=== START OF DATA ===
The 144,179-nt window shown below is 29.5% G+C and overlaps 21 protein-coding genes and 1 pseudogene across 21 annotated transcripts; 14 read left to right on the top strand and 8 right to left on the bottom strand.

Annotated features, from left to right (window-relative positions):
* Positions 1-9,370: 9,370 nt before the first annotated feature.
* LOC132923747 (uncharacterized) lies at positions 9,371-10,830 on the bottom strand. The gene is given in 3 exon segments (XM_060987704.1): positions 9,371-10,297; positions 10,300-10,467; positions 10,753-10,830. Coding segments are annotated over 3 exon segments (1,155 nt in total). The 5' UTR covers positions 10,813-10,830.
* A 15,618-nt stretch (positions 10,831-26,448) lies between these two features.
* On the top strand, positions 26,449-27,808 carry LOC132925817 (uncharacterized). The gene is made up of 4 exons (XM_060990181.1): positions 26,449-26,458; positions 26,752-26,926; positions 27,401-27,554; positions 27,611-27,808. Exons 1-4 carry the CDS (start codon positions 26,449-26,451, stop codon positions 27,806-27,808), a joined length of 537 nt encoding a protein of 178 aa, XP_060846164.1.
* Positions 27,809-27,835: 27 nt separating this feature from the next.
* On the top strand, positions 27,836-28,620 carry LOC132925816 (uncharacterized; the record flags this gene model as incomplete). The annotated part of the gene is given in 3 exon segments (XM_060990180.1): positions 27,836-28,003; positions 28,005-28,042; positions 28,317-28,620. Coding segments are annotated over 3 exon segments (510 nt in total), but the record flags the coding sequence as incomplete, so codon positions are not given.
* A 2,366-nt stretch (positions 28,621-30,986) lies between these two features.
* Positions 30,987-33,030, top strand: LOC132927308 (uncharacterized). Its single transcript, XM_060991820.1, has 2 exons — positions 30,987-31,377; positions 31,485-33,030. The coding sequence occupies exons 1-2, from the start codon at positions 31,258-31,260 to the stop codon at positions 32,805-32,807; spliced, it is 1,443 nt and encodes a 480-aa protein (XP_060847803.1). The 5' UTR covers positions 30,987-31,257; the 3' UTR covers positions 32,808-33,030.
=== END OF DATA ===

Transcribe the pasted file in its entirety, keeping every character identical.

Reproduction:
The 144,179-nt window shown below is 29.5% G+C and overlaps 21 protein-coding genes and 1 pseudogene across 21 annotated transcripts; 14 read left to right on the top strand and 8 right to left on the bottom strand.

Annotated features, from left to right (window-relative positions):
* Positions 1-9,370: 9,370 nt before the first annotated feature.
* LOC132923747 (uncharacterized) lies at positions 9,371-10,830 on the bottom strand. The gene is given in 3 exon segments (XM_060987704.1): positions 9,371-10,297; positions 10,300-10,467; positions 10,753-10,830. Coding segments are annotated over 3 exon segments (1,155 nt in total). The 5' UTR covers positions 10,813-10,830.
* A 15,618-nt stretch (positions 10,831-26,448) lies between these two features.
* On the top strand, positions 26,449-27,808 carry LOC132925817 (uncharacterized). The gene is made up of 4 exons (XM_060990181.1): positions 26,449-26,458; positions 26,752-26,926; positions 27,401-27,554; positions 27,611-27,808. Exons 1-4 carry the CDS (start codon positions 26,449-26,451, stop codon positions 27,806-27,808), a joined length of 537 nt encoding a protein of 178 aa, XP_060846164.1.
* Positions 27,809-27,835: 27 nt separating this feature from the next.
* On the top strand, positions 27,836-28,620 carry LOC132925816 (uncharacterized; the record flags this gene model as incomplete). The annotated part of the gene is given in 3 exon segments (XM_060990180.1): positions 27,836-28,003; positions 28,005-28,042; positions 28,317-28,620. Coding segments are annotated over 3 exon segments (510 nt in total), but the record flags the coding sequence as incomplete, so codon positions are not given.
* A 2,366-nt stretch (positions 28,621-30,986) lies between these two features.
* Positions 30,987-33,030, top strand: LOC132927308 (uncharacterized). Its single transcript, XM_060991820.1, has 2 exons — positions 30,987-31,377; positions 31,485-33,030. The coding sequence occupies exons 1-2, from the start codon at positions 31,258-31,260 to the stop codon at positions 32,805-32,807; spliced, it is 1,443 nt and encodes a 480-aa protein (XP_060847803.1). The 5' UTR covers positions 30,987-31,257; the 3' UTR covers positions 32,808-33,030.